Of course, the Yucatan, like all of Mexico, has plenty of more mod­ern history. Part of this history revolves around the sisal industry, a four-centu­ry-long saga about Mexico’s efforts to market and profit from the indigenous hemp plant, one of the few agricultural products that manages to thrive in the Yucatan Peninsula’s arid climate.

Less than an hour from the Merida airport, Hacienda Temozon has been refurbished to emulate its peak period of prosperity, which stretched from the 1880s to the 1920s.  The property fea­tures spacious accommodations, and airy bathrooms feature separate walk-in shower and toilet sections, with a sunken marble sink and vanity area in between.  The style of the bedrooms is reminis­cent of the colonial period, with oversize beds, comfortable chairs and tables, climate control and state-of-the-art audio­visual amenities. The hacienda also features a 140­foot-long swimming pool, a fine-dining restaurant serving Yucatan cuisine, ten­nis facilities, stables for horseback riding and an extensive spa, part of which is situated in a candlelit cave with a cenote that functions as a plunge pool.  All of this sits among sprawling grounds with miles of walking paths.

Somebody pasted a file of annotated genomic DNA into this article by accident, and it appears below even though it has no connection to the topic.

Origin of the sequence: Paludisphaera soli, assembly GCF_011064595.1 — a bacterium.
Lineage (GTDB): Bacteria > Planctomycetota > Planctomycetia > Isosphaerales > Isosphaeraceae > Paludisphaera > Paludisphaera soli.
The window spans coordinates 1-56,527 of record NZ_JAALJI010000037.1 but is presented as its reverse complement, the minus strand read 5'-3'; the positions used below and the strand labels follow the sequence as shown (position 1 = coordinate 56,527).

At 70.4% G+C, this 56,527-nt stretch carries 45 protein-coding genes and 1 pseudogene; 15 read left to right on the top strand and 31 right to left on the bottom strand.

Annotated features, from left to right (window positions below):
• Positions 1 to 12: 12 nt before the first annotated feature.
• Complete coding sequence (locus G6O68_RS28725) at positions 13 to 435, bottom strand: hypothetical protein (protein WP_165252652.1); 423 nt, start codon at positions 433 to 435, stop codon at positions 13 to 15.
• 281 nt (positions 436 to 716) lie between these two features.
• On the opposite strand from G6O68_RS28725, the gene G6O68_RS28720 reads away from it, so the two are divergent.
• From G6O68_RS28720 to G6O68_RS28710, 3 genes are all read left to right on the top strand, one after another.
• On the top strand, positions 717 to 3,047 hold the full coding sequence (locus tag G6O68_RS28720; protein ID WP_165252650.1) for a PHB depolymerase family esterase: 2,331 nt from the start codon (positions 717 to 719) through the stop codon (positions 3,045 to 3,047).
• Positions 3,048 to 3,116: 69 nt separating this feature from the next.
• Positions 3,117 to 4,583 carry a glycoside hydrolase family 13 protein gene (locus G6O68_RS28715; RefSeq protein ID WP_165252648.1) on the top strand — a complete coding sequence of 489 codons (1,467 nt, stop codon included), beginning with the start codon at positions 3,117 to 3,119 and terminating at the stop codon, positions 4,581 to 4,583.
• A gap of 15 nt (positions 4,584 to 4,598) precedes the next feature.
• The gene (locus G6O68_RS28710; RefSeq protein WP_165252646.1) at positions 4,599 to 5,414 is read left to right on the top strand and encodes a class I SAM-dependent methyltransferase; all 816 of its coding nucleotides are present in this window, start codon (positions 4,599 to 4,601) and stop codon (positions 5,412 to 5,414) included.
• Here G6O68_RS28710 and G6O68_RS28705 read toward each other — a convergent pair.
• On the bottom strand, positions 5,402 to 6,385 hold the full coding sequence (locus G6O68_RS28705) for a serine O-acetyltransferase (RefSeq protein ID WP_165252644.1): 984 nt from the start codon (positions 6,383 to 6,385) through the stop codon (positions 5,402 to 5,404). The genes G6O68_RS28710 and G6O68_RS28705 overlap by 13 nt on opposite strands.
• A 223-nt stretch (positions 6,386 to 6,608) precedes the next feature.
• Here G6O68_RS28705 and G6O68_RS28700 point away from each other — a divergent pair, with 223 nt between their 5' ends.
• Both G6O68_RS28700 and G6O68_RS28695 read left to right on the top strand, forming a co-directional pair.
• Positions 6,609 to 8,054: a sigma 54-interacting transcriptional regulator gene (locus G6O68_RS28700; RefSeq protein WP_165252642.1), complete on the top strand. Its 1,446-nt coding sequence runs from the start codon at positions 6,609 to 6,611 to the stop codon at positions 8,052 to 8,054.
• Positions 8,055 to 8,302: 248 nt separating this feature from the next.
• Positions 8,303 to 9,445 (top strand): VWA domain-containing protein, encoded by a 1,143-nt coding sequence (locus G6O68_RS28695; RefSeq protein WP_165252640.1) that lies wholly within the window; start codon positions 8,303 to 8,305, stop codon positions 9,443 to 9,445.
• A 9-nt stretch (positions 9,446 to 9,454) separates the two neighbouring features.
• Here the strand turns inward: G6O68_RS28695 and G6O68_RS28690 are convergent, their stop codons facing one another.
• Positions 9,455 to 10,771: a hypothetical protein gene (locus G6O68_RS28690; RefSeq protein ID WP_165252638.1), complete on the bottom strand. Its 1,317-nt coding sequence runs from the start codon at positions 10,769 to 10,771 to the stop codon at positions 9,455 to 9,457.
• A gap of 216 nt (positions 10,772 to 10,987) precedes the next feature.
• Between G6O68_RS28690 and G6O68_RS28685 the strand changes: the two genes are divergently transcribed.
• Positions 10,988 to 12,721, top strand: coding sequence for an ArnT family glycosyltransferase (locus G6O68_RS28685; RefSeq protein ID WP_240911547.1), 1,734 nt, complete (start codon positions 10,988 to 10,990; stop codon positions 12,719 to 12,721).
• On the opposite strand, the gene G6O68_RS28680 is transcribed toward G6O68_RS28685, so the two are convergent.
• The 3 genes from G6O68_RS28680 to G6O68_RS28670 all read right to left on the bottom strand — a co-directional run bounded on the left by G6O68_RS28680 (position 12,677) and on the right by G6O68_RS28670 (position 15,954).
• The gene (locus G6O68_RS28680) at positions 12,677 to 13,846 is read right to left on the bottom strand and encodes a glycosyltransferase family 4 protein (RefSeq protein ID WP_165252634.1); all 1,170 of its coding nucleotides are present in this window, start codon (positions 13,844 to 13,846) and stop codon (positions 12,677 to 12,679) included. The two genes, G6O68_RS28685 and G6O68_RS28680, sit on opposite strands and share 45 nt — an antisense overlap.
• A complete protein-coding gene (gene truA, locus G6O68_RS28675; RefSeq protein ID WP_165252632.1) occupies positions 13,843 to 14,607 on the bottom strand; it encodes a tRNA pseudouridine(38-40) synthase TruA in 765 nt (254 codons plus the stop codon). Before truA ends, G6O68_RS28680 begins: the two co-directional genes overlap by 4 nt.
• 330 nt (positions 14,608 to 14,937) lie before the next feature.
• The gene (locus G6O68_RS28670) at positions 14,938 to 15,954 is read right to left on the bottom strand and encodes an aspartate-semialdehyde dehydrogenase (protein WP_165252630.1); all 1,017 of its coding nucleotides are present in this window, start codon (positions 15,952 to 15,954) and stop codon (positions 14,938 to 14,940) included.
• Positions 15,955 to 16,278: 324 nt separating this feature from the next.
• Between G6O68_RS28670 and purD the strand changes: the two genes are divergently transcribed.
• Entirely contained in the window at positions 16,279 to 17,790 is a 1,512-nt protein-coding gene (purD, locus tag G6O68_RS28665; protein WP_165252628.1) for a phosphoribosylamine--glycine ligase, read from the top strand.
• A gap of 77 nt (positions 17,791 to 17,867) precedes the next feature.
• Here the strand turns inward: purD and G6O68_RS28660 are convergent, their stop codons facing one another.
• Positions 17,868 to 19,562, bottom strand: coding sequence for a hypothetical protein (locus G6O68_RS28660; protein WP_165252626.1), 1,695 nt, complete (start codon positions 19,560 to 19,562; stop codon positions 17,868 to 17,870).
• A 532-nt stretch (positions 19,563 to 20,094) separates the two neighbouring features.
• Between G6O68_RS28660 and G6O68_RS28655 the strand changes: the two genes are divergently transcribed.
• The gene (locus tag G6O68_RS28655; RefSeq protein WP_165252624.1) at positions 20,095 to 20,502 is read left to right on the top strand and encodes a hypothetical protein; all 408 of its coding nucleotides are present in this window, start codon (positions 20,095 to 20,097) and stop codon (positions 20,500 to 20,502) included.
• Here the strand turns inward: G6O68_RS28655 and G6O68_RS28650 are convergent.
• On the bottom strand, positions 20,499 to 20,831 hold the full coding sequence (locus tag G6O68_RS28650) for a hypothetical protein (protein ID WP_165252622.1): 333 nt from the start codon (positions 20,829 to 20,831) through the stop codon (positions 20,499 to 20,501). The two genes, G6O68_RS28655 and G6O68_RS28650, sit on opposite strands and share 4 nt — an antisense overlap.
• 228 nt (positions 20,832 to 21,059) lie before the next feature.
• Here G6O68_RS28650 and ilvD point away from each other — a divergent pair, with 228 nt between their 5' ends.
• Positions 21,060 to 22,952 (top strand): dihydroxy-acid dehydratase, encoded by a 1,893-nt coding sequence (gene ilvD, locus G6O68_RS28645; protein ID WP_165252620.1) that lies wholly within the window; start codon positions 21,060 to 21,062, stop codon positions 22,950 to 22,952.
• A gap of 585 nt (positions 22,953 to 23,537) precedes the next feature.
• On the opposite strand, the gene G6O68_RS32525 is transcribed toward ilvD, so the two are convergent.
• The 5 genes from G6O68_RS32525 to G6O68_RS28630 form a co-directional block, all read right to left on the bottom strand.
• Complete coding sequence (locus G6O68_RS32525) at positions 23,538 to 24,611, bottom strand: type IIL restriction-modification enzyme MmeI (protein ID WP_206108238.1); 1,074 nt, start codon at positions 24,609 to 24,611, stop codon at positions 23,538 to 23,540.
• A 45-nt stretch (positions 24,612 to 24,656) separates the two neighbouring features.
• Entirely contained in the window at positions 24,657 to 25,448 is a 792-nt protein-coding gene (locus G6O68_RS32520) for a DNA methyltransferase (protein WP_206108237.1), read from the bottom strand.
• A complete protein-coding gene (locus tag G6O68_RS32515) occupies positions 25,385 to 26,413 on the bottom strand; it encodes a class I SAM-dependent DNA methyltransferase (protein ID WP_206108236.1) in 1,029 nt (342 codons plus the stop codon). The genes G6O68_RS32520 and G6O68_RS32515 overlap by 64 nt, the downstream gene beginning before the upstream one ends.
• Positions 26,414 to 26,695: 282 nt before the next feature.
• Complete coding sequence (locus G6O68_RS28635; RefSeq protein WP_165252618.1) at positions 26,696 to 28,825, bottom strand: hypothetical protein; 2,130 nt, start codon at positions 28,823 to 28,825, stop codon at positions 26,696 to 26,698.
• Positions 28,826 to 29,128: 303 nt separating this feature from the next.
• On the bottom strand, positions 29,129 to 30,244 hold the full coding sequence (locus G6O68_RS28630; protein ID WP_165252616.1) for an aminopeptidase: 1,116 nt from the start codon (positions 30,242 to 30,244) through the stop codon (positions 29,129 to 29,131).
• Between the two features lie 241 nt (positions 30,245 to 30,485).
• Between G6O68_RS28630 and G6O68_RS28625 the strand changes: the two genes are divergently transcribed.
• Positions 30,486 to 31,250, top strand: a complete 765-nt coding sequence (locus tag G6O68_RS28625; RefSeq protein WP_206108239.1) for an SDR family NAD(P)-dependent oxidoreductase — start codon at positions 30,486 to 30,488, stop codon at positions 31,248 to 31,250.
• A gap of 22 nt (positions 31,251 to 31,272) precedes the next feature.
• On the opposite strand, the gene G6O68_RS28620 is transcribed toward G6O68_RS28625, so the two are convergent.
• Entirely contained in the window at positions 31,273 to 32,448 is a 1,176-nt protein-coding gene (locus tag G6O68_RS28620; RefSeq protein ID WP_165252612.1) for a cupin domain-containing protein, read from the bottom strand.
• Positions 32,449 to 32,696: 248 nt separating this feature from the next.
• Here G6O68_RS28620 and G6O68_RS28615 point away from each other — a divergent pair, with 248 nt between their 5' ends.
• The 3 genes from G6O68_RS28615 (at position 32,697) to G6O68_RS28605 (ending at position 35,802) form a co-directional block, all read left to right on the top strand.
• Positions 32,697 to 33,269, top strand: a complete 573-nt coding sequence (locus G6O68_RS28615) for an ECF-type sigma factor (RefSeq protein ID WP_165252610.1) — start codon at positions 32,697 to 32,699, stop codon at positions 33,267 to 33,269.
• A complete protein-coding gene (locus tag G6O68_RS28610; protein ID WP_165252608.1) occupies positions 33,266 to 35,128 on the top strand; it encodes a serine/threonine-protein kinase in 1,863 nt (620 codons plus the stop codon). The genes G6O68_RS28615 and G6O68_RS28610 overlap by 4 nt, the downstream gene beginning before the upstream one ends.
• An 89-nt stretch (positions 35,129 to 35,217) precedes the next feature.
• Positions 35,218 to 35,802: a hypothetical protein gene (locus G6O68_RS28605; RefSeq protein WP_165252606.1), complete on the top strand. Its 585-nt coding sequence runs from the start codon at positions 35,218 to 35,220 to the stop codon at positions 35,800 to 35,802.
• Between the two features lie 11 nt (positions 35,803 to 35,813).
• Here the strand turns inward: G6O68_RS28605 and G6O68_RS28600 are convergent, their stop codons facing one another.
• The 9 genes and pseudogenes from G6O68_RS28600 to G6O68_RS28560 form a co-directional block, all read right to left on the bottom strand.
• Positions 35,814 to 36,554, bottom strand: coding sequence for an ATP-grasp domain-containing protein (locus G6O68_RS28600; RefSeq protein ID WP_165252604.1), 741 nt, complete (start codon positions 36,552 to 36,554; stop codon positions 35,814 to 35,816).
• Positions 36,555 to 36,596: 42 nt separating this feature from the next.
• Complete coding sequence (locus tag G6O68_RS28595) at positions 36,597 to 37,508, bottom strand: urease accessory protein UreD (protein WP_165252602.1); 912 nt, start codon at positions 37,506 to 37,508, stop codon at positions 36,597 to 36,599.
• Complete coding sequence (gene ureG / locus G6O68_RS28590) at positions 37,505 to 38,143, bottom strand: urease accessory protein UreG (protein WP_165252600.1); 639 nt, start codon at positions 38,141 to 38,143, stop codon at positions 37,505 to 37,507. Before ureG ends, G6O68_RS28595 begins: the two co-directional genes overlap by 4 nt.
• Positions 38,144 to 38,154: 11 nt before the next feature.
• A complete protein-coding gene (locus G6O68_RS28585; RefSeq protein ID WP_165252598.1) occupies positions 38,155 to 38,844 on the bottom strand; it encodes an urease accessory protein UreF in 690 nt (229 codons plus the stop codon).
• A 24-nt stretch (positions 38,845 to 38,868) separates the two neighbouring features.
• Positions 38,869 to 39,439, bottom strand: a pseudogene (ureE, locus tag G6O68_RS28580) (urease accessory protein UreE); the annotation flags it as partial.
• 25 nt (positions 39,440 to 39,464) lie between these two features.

Visitors can stroll where hundreds of workers once processed sisal, prepared it for ship­ment and transported it to market on rail tracks that still crisscross the prop­erty. Adding to the atmosphere are tools of the former sisal trade, including ma­chinery, smokestacks, wagons, carriages, production tools and equestrian gear.Merida itself is home to a renowned anthropology museum, a city museum, a cathedral and the Governor’s Palace, with its second-floor gallery of historic paintings. Downtown Merida is live­ly on Thursday nights, when musicians perform and meals are served in the Parque Santa Lucia. On weekend evenings, many res­taurants in and around Merida’s Plaza Grande place tables outside, creating an urban fair complete with craft sellers and strolling musicians.